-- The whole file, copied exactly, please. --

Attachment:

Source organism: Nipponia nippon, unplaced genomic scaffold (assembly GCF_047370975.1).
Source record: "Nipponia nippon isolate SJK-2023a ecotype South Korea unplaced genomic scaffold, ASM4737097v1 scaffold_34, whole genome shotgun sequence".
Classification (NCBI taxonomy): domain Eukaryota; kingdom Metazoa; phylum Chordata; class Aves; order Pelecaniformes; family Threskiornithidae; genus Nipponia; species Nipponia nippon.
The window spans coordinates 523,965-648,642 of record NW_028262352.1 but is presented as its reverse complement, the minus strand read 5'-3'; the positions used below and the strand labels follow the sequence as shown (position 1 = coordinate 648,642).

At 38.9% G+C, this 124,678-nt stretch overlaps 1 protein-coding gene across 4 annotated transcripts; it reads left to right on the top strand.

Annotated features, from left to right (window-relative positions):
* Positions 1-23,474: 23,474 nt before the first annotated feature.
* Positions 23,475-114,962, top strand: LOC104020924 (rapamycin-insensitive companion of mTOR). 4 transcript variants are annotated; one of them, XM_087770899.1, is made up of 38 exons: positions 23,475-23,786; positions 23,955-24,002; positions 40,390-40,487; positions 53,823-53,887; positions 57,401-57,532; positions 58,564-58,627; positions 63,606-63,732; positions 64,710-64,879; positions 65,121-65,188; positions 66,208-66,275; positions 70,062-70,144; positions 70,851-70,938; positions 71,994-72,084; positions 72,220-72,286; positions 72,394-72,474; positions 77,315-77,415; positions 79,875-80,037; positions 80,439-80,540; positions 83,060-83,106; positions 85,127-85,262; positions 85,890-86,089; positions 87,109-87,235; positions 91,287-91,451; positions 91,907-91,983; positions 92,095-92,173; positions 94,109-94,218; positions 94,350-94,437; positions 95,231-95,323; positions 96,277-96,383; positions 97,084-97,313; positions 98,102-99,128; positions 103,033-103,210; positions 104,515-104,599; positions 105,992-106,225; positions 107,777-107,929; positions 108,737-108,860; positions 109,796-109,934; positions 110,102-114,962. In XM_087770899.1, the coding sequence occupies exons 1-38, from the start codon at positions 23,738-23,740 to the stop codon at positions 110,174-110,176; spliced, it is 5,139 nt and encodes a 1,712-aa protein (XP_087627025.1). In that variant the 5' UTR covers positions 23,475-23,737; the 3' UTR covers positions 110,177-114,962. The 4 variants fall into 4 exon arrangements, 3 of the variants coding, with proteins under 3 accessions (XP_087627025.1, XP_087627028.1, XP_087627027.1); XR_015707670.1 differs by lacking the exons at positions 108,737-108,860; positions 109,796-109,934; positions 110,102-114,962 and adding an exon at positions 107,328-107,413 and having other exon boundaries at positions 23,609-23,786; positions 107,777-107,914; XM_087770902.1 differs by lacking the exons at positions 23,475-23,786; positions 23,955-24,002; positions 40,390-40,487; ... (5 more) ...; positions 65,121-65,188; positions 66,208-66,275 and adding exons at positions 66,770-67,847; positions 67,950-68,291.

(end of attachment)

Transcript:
Source organism: Nipponia nippon, unplaced genomic scaffold (assembly GCF_047370975.1).
Source record: "Nipponia nippon isolate SJK-2023a ecotype South Korea unplaced genomic scaffold, ASM4737097v1 scaffold_34, whole genome shotgun sequence".
Classification (NCBI taxonomy): domain Eukaryota; kingdom Metazoa; phylum Chordata; class Aves; order Pelecaniformes; family Threskiornithidae; genus Nipponia; species Nipponia nippon.
The window spans coordinates 523,965-648,642 of record NW_028262352.1 but is presented as its reverse complement, the minus strand read 5'-3'; the positions used below and the strand labels follow the sequence as shown (position 1 = coordinate 648,642).

At 38.9% G+C, this 124,678-nt stretch overlaps 1 protein-coding gene across 4 annotated transcripts; it reads left to right on the top strand.

Annotated features, from left to right (window-relative positions):
* Positions 1-23,474: 23,474 nt before the first annotated feature.
* Positions 23,475-114,962, top strand: LOC104020924 (rapamycin-insensitive companion of mTOR). 4 transcript variants are annotated; one of them, XM_087770899.1, is made up of 38 exons: positions 23,475-23,786; positions 23,955-24,002; positions 40,390-40,487; positions 53,823-53,887; positions 57,401-57,532; positions 58,564-58,627; positions 63,606-63,732; positions 64,710-64,879; positions 65,121-65,188; positions 66,208-66,275; positions 70,062-70,144; positions 70,851-70,938; positions 71,994-72,084; positions 72,220-72,286; positions 72,394-72,474; positions 77,315-77,415; positions 79,875-80,037; positions 80,439-80,540; positions 83,060-83,106; positions 85,127-85,262; positions 85,890-86,089; positions 87,109-87,235; positions 91,287-91,451; positions 91,907-91,983; positions 92,095-92,173; positions 94,109-94,218; positions 94,350-94,437; positions 95,231-95,323; positions 96,277-96,383; positions 97,084-97,313; positions 98,102-99,128; positions 103,033-103,210; positions 104,515-104,599; positions 105,992-106,225; positions 107,777-107,929; positions 108,737-108,860; positions 109,796-109,934; positions 110,102-114,962. In XM_087770899.1, the coding sequence occupies exons 1-38, from the start codon at positions 23,738-23,740 to the stop codon at positions 110,174-110,176; spliced, it is 5,139 nt and encodes a 1,712-aa protein (XP_087627025.1). In that variant the 5' UTR covers positions 23,475-23,737; the 3' UTR covers positions 110,177-114,962. The 4 variants fall into 4 exon arrangements, 3 of the variants coding, with proteins under 3 accessions (XP_087627025.1, XP_087627028.1, XP_087627027.1); XR_015707670.1 differs by lacking the exons at positions 108,737-108,860; positions 109,796-109,934; positions 110,102-114,962 and adding an exon at positions 107,328-107,413 and having other exon boundaries at positions 23,609-23,786; positions 107,777-107,914; XM_087770902.1 differs by lacking the exons at positions 23,475-23,786; positions 23,955-24,002; positions 40,390-40,487; ... (5 more) ...; positions 65,121-65,188; positions 66,208-66,275 and adding exons at positions 66,770-67,847; positions 67,950-68,291.